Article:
Calatrava is Spanish for "Over Budget"

Two hours north of Sacramento, California, is a town called Redding, which bills itself as "California's Natural Getaway." Among its points of interest are the Turtle Bay Exploration Park, the Lake Shasta Caverns, Lassen Volcanic National Park and other man-made attractions. Chief among the latter is Sundial Bridge at Turtle Bay, which is described as "a beautiful, unique pedestrian bridge that crosses the Sacramento River and connects the nationally-designated trail system in Redding, California, with the Turtle Bay Exploration Park and McConnell Arboretum." Fact is, the thing actually looks like a sundial; odd how that works out, innit? And, of course, you can guess by now who designed the thing: Santiago Calatrava, the man whose $57 million bridge to nowhere is actually going to cost the city no less than $113 million, says today's Dallas Morning News.

As we discussed this morning, this ain't the first time Calatrava has coughed up a project that cost millions and millions more than a city could afford; Milwaukee will never forget the day it hooked up with the architect whose whimsical (and, say it, cheap-looking) creations bear a staggering price tag. And neither will Redding, though it seems some in that town had no problem with spending $23.5 million on a flimsy-feeling bridge that was originally supposed to cost...this can't be right...$3 million. There's an entire history of the project available here, from the Record Searchlight in Redding, but in short, it goes like this--and see how familiar this tale sounds.

Eleven years ago, a guy named John Mancasola and something called the McConnell Foundation called Calatrava in Switzerland to see if he'd build 'em a bridge that would get locals--and out-of-towners, especially--to "revise their views of Redding," as Searchlight reporter Scott Mobley put it in his piece. "Mancasola and a few others were obsessed with bridges," Mobley says; damned if I haven't read this somewhere before about some mayor who used to be a journalist or something. Anyway, Calatrava turns in his design in 1997, the Redding city council goes nuts for the thing and figure it'll cost $5 mil and take a year to build. Yeah. Right. Construction finally began in November 1999, and by then the cost of the thing was touching the $13 mil figure. City officials asked the architect to scale back his design. Like that was gonna happen:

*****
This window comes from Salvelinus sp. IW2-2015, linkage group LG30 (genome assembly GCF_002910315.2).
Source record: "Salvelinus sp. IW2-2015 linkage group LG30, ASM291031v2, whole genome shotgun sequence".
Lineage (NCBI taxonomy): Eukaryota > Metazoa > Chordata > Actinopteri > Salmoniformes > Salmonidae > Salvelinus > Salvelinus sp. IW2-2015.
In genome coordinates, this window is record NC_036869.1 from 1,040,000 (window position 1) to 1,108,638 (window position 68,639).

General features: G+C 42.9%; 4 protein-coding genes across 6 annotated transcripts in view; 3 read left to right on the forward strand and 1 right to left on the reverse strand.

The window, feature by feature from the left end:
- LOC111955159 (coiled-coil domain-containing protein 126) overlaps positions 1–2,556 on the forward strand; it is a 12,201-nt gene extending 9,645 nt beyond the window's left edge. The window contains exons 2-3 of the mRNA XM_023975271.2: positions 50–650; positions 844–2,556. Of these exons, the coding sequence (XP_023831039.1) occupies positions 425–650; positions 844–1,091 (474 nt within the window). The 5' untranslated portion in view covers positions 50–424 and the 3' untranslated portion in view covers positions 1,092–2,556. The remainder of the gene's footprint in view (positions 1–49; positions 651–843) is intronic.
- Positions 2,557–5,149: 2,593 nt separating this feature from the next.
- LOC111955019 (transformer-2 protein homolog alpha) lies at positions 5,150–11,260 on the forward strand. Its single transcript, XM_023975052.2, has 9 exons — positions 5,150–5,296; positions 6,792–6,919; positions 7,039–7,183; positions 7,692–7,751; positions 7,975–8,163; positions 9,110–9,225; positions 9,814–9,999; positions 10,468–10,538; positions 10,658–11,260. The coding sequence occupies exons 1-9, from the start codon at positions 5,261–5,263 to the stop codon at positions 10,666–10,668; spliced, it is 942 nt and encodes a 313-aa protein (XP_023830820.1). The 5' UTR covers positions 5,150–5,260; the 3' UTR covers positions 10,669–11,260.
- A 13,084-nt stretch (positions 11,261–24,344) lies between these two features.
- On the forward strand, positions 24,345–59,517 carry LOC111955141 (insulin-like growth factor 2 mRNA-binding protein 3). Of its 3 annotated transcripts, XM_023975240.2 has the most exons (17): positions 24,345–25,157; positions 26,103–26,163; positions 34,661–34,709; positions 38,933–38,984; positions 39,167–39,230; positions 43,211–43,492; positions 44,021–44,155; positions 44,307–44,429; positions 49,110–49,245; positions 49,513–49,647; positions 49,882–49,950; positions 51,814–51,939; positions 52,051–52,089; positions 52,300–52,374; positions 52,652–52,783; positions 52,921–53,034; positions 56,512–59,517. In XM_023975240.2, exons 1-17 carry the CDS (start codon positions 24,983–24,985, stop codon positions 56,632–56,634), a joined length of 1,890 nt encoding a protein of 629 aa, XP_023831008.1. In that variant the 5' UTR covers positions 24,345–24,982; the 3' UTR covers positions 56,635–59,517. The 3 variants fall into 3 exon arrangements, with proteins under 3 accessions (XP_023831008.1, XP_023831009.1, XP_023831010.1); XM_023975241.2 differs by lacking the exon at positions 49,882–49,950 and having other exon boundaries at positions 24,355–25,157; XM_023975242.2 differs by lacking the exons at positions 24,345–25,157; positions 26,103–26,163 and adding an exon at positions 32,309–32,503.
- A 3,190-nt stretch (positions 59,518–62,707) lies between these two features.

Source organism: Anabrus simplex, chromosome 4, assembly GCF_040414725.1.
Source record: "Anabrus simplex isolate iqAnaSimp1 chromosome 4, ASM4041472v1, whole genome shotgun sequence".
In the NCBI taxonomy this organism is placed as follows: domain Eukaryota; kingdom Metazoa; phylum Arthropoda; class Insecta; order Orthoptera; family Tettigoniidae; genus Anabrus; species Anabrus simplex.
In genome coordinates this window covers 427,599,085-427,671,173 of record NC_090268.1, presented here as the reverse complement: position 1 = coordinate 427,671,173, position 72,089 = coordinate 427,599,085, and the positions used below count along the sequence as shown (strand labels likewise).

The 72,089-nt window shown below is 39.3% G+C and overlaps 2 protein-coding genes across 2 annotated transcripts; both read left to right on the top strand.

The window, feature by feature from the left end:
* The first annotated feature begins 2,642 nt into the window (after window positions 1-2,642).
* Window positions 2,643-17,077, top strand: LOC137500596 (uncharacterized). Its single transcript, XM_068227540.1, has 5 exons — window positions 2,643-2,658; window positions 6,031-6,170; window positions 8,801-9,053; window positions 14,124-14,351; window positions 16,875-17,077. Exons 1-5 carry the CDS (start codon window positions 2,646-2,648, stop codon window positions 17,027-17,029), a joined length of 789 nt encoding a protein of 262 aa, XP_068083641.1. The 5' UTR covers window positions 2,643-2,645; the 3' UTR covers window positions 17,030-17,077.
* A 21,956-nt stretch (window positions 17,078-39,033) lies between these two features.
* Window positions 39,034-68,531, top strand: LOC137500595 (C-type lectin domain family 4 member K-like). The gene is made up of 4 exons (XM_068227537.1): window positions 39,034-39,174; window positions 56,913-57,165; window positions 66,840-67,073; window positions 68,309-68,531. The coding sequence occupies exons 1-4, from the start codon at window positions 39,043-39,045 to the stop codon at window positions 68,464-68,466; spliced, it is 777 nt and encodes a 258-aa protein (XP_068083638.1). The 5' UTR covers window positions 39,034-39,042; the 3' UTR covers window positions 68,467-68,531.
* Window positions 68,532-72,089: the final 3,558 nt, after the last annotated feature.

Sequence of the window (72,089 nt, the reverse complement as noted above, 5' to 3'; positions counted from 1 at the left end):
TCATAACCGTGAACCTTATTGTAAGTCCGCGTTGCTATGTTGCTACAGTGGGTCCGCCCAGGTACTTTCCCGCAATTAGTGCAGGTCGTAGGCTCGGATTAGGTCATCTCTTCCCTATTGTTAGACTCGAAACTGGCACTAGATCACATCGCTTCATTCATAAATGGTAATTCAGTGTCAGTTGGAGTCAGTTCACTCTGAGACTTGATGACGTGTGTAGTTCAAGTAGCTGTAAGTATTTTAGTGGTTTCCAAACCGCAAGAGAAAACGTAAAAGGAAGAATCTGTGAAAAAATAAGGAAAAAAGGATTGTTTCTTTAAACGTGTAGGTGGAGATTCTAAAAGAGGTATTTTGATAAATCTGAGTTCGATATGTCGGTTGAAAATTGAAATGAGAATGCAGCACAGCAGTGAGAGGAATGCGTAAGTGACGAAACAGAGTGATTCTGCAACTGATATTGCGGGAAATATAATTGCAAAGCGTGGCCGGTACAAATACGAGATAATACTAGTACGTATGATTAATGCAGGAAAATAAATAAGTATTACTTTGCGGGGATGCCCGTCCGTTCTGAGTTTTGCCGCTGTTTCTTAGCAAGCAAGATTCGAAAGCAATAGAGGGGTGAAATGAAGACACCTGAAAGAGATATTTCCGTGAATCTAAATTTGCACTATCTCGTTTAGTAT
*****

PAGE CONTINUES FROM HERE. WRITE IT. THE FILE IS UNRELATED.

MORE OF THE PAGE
"Calatrava sacrificed a reflective pond at the bridge pylon's base. He gave up a slimmer deck truss profile for value-engineering's sake.

But the architect pushed hard for steel over the concrete some believed would save dollars, Mancasola said. Calatrava demanded rammed earth walkways around the plaza on the north bank over the less expensive asphalt Turtle Bay officials proposed. He was adamant that cracked ceramic tiles cover every inch of concrete on the bridge, including the granite plaza below the pylon.

The construction site sat empty behind its orange snow fencing much of 2001."

Blahblahblah, thing finally gets built by 2003 and costs about seven times what it was supposed to. And the architect Mayor Laura says will rework Dallas' Trinity River project didn't do a much to keep it on the cheap. No surprise there: What architect wants a monument to his greatness built with copper when there's platinum to be had? Anyway, this is what Mancasola told Mobley about the cost overrun after the Sundial was finally completed, some eight years after it was but a dream:

"'You agonize over the cost increases. But I have to say, just being out on that bridge, seeing it for the first time, was pretty awe-inspiring. Whether in the final analysis it was worth it--that's for future generations to decide.'"

Someone forward that Record Searchlight piece to Mayor Miller, so she can start memorizing her speech. Ah, she's got time. --Robert Wilonsky

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